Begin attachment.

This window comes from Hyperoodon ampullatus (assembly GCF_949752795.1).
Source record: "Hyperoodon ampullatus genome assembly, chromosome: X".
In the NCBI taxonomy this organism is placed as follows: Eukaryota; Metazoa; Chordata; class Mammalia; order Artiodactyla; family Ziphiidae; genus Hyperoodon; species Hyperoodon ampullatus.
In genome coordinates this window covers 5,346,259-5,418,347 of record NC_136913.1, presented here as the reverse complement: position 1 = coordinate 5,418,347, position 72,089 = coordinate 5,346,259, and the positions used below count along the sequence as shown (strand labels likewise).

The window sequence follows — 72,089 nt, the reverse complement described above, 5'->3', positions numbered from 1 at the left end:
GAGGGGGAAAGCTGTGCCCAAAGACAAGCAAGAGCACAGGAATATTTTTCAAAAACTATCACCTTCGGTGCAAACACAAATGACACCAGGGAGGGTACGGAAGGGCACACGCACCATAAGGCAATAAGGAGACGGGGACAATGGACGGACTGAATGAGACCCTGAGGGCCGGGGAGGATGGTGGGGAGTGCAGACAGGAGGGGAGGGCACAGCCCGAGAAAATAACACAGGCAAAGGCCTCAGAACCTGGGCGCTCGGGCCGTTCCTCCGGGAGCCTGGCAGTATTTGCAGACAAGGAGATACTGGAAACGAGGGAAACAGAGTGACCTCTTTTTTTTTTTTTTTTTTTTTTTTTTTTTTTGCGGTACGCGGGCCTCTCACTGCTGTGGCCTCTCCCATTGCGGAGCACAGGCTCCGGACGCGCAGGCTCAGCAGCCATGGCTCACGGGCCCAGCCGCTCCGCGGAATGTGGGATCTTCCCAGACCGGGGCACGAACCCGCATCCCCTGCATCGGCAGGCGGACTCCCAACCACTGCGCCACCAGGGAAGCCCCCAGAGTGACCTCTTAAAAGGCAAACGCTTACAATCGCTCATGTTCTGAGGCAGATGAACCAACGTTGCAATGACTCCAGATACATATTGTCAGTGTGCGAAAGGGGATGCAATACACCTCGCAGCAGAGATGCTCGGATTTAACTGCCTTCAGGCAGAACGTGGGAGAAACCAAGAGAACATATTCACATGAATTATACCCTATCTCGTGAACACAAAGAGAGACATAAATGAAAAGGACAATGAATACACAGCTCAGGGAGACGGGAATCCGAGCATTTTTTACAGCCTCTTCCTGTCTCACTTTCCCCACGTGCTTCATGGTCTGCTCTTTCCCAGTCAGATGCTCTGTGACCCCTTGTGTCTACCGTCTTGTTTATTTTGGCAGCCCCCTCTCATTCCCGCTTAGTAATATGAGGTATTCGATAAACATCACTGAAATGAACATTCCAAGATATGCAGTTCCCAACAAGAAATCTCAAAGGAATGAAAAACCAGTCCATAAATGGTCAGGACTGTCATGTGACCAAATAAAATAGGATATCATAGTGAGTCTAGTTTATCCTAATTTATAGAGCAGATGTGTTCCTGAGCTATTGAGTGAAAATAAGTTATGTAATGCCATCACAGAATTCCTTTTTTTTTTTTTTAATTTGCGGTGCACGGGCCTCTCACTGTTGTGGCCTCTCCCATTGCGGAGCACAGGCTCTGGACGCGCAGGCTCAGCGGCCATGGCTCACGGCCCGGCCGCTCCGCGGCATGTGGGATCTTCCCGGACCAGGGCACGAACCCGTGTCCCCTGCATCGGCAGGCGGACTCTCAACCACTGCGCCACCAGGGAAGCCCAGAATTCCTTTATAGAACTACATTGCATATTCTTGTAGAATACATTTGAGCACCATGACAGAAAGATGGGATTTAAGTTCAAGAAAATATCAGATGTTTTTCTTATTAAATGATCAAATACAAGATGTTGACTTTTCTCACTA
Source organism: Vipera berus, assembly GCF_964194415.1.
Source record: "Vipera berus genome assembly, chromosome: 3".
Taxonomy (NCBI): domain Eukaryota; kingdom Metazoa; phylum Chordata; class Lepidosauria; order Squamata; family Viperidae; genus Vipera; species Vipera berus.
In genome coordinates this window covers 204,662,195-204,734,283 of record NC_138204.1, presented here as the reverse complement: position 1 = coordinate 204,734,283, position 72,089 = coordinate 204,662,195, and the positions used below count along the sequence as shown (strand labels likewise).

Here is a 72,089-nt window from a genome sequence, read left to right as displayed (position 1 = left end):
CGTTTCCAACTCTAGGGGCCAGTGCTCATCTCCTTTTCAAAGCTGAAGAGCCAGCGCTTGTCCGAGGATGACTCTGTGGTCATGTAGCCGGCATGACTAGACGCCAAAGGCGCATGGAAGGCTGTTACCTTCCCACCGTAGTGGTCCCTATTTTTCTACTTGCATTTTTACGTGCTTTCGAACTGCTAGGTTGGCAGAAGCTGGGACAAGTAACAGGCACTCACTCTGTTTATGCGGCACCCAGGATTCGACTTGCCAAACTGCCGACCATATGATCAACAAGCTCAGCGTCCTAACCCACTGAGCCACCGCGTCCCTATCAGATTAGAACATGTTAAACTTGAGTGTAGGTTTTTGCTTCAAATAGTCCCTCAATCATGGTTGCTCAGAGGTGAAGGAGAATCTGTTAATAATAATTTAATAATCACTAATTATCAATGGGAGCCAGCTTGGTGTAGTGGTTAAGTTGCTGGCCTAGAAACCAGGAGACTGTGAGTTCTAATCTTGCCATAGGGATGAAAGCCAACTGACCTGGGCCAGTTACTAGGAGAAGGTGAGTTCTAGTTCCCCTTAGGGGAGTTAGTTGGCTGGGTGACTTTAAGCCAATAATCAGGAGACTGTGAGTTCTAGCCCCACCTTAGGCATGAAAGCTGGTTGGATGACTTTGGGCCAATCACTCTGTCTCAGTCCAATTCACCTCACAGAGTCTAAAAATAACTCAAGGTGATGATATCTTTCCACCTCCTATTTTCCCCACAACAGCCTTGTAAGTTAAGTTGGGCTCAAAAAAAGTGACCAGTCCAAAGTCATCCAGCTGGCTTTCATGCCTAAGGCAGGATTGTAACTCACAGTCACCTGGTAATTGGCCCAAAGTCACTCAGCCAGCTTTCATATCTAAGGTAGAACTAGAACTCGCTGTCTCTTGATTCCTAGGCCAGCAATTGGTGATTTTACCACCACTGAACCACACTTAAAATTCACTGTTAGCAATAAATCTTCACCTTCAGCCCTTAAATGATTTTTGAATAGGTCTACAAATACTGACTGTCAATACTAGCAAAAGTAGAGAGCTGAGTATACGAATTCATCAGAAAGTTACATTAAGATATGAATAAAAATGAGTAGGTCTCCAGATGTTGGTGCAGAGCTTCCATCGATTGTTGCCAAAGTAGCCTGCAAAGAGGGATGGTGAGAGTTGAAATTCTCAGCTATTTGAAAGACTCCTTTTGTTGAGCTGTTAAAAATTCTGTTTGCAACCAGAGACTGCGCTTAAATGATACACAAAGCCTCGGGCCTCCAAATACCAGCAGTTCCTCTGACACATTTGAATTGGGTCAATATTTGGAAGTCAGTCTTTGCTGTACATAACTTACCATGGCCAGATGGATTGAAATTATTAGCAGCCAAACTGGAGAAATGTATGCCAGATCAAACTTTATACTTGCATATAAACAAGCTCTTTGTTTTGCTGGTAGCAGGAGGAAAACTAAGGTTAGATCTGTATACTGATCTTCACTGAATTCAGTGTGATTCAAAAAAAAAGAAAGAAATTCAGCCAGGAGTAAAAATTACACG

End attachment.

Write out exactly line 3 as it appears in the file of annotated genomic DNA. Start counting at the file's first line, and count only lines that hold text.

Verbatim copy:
In the NCBI taxonomy this organism is placed as follows: Eukaryota; Metazoa; Chordata; class Mammalia; order Artiodactyla; family Ziphiidae; genus Hyperoodon; species Hyperoodon ampullatus.